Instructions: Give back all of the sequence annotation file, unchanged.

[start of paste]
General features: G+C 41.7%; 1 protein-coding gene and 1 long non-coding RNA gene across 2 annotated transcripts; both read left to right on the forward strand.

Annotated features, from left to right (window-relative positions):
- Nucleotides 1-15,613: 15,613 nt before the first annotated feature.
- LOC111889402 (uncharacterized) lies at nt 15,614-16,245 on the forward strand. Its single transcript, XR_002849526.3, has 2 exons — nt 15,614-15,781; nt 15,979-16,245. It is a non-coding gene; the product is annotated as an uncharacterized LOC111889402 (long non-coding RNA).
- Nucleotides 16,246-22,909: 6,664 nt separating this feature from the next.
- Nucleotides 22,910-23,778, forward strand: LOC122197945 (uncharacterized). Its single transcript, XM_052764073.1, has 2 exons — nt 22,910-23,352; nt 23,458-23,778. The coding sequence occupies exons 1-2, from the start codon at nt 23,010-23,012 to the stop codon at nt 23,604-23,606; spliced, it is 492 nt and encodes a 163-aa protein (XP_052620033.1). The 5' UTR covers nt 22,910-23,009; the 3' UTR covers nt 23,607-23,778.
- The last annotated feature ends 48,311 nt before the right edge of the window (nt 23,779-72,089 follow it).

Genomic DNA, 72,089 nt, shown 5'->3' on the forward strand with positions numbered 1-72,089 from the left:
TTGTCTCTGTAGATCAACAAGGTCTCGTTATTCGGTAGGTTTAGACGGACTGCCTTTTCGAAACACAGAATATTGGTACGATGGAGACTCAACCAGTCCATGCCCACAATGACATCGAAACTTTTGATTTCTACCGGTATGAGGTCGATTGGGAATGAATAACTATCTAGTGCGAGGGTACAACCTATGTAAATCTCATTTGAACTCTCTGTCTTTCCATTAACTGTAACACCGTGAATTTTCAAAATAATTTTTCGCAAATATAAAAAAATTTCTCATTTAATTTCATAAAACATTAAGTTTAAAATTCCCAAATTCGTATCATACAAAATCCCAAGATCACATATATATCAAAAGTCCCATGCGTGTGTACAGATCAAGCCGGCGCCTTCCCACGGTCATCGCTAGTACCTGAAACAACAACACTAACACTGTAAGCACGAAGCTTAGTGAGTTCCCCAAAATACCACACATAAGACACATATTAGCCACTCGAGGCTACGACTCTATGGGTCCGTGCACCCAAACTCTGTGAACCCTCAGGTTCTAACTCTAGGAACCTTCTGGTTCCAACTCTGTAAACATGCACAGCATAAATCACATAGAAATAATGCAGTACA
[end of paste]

General features: G+C 41.7%; 1 protein-coding gene and 1 long non-coding RNA gene across 2 annotated transcripts; both read left to right on the forward strand.

Annotated features, from left to right (window-relative positions):
- Nucleotides 1-15,613: 15,613 nt before the first annotated feature.
- LOC111889402 (uncharacterized) lies at nt 15,614-16,245 on the forward strand. Its single transcript, XR_002849526.3, has 2 exons — nt 15,614-15,781; nt 15,979-16,245. It is a non-coding gene; the product is annotated as an uncharacterized LOC111889402 (long non-coding RNA).
- Nucleotides 16,246-22,909: 6,664 nt separating this feature from the next.
- Nucleotides 22,910-23,778, forward strand: LOC122197945 (uncharacterized). Its single transcript, XM_052764073.1, has 2 exons — nt 22,910-23,352; nt 23,458-23,778. The coding sequence occupies exons 1-2, from the start codon at nt 23,010-23,012 to the stop codon at nt 23,604-23,606; spliced, it is 492 nt and encodes a 163-aa protein (XP_052620033.1). The 5' UTR covers nt 22,910-23,009; the 3' UTR covers nt 23,607-23,778.
- The last annotated feature ends 48,311 nt before the right edge of the window (nt 23,779-72,089 follow it).

Genomic DNA, 72,089 nt, shown 5'->3' on the forward strand with positions numbered 1-72,089 from the left:
TTGTCTCTGTAGATCAACAAGGTCTCGTTATTCGGTAGGTTTAGACGGACTGCCTTTTCGAAACACAGAATATTGGTACGATGGAGACTCAACCAGTCCATGCCCACAATGACATCGAAACTTTTGATTTCTACCGGTATGAGGTCGATTGGGAATGAATAACTATCTAGTGCGAGGGTACAACCTATGTAAATCTCATTTGAACTCTCTGTCTTTCCATTAACTGTAACACCGTGAATTTTCAAAATAATTTTTCGCAAATATAAAAAAATTTCTCATTTAATTTCATAAAACATTAAGTTTAAAATTCCCAAATTCGTATCATACAAAATCCCAAGATCACATATATATCAAAAGTCCCATGCGTGTGTACAGATCAAGCCGGCGCCTTCCCACGGTCATCGCTAGTACCTGAAACAACAACACTAACACTGTAAGCACGAAGCTTAGTGAGTTCCCCAAAATACCACACATAAGACACATATTAGCCACTCGAGGCTACGACTCTATGGGTCCGTGCACCCAAACTCTGTGAACCCTCAGGTTCTAACTCTAGGAACCTTCTGGTTCCAACTCTGTAAACATGCACAGCATAAATCACATAGAAATAATGCAGTACA